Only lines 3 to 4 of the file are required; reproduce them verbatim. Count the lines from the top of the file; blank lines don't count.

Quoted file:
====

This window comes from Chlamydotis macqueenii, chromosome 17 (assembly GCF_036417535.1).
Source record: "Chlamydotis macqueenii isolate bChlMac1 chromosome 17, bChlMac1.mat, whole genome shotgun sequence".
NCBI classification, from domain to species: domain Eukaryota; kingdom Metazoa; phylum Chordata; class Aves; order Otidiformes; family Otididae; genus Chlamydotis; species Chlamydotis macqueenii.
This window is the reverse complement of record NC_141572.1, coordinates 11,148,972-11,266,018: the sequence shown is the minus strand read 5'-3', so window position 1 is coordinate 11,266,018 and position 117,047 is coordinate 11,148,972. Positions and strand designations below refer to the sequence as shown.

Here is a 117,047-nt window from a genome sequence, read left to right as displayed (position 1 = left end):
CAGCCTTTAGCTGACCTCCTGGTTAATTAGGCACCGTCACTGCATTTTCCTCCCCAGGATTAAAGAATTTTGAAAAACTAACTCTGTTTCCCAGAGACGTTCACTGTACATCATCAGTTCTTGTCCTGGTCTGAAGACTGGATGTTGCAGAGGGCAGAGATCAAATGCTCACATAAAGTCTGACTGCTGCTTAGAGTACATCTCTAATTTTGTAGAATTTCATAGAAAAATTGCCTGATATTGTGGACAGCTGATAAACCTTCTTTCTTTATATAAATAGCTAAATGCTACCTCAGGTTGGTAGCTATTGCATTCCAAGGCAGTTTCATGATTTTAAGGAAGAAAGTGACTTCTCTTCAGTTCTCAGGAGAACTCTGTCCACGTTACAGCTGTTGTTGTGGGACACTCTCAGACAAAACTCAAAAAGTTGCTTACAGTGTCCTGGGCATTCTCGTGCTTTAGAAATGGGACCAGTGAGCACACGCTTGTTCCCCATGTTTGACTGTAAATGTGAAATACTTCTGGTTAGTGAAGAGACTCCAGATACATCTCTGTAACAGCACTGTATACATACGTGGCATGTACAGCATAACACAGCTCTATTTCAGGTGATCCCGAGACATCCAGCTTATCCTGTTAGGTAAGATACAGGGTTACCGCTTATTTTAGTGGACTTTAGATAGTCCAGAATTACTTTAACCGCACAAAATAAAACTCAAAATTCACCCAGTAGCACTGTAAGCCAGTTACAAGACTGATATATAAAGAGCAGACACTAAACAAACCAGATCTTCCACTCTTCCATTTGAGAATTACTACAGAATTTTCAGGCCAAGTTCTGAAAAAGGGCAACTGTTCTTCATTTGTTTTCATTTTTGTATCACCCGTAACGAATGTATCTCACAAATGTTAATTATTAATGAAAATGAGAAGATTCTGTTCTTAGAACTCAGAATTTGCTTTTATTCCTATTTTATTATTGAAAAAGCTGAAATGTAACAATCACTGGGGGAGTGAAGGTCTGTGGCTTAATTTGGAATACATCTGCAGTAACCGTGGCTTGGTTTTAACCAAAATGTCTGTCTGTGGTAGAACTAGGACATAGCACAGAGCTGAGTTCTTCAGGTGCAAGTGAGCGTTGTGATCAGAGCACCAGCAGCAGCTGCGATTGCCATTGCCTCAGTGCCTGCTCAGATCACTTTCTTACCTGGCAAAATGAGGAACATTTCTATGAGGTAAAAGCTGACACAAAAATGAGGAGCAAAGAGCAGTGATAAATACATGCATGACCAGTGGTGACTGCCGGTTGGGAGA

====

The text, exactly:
NCBI classification, from domain to species: domain Eukaryota; kingdom Metazoa; phylum Chordata; class Aves; order Otidiformes; family Otididae; genus Chlamydotis; species Chlamydotis macqueenii.
This window is the reverse complement of record NC_141572.1, coordinates 11,148,972-11,266,018: the sequence shown is the minus strand read 5'-3', so window position 1 is coordinate 11,266,018 and position 117,047 is coordinate 11,148,972. Positions and strand designations below refer to the sequence as shown.